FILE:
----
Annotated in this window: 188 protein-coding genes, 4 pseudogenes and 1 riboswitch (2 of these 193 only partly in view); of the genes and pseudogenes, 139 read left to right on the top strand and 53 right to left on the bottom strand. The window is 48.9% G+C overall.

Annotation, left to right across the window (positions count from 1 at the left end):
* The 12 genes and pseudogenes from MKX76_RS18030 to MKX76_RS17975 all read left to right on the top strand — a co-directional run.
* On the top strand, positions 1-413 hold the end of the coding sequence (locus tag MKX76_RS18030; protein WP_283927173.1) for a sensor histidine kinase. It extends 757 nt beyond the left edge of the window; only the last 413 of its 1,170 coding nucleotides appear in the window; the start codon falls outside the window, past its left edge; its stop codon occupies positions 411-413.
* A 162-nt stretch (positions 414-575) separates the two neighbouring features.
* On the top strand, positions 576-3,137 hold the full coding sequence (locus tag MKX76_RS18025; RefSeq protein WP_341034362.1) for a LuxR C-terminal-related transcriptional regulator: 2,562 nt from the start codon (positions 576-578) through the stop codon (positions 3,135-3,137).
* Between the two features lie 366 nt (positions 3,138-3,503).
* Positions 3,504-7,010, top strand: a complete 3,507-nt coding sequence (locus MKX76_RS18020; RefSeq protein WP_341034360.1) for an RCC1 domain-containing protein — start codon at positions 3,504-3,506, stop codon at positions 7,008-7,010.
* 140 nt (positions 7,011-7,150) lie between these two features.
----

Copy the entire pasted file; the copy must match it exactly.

Annotated in this window: 188 protein-coding genes, 4 pseudogenes and 1 riboswitch (2 of these 193 only partly in view); of the genes and pseudogenes, 139 read left to right on the top strand and 53 right to left on the bottom strand. The window is 48.9% G+C overall.

Annotation, left to right across the window (positions count from 1 at the left end):
* The 12 genes and pseudogenes from MKX76_RS18030 to MKX76_RS17975 all read left to right on the top strand — a co-directional run.
* On the top strand, positions 1-413 hold the end of the coding sequence (locus tag MKX76_RS18030; protein WP_283927173.1) for a sensor histidine kinase. It extends 757 nt beyond the left edge of the window; only the last 413 of its 1,170 coding nucleotides appear in the window; the start codon falls outside the window, past its left edge; its stop codon occupies positions 411-413.
* A 162-nt stretch (positions 414-575) separates the two neighbouring features.
* On the top strand, positions 576-3,137 hold the full coding sequence (locus tag MKX76_RS18025; RefSeq protein WP_341034362.1) for a LuxR C-terminal-related transcriptional regulator: 2,562 nt from the start codon (positions 576-578) through the stop codon (positions 3,135-3,137).
* Between the two features lie 366 nt (positions 3,138-3,503).
* Positions 3,504-7,010, top strand: a complete 3,507-nt coding sequence (locus MKX76_RS18020; RefSeq protein WP_341034360.1) for an RCC1 domain-containing protein — start codon at positions 3,504-3,506, stop codon at positions 7,008-7,010.
* 140 nt (positions 7,011-7,150) lie between these two features.